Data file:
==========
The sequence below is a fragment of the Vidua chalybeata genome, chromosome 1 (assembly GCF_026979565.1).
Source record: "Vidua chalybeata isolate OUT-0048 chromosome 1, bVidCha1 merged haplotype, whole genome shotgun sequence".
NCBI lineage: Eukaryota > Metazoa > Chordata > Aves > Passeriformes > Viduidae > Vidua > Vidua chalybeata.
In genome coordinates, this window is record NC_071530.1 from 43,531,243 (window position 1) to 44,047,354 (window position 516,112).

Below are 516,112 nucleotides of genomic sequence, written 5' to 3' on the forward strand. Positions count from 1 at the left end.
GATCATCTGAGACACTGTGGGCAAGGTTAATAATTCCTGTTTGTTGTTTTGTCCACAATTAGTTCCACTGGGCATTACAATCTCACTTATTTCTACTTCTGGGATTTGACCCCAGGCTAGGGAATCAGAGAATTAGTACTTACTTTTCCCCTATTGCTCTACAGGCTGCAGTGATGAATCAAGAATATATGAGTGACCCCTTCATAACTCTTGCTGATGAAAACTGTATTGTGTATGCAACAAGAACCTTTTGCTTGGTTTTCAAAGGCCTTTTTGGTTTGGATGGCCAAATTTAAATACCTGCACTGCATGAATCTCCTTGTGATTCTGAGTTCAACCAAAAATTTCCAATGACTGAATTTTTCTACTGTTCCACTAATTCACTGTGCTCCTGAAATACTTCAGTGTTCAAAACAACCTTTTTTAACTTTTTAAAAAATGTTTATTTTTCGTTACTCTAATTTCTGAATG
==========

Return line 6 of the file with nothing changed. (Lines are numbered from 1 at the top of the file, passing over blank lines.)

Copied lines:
GATCATCTGAGACACTGTGGGCAAGGTTAATAATTCCTGTTTGTTGTTTTGTCCACAATTAGTTCCACTGGGCATTACAATCTCACTTATTTCTACTTCTGGGATTTGACCCCAGGCTAGGGAATCAGAGAATTAGTACTTACTTTTCCCCTATTGCTCTACAGGCTGCAGTGATGAATCAAGAATATATGAGTGACCCCTTCATAACTCTTGCTGATGAAAACTGTATTGTGTATGCAACAAGAACCTTTTGCTTGGTTTTCAAAGGCCTTTTTGGTTTGGATGGCCAAATTTAAATACCTGCACTGCATGAATCTCCTTGTGATTCTGAGTTCAACCAAAAATTTCCAATGACTGAATTTTTCTACTGTTCCACTAATTCACTGTGCTCCTGAAATACTTCAGTGTTCAAAACAACCTTTTTTAACTTTTTAAAAAATGTTTATTTTTCGTTACTCTAATTTCTGAATG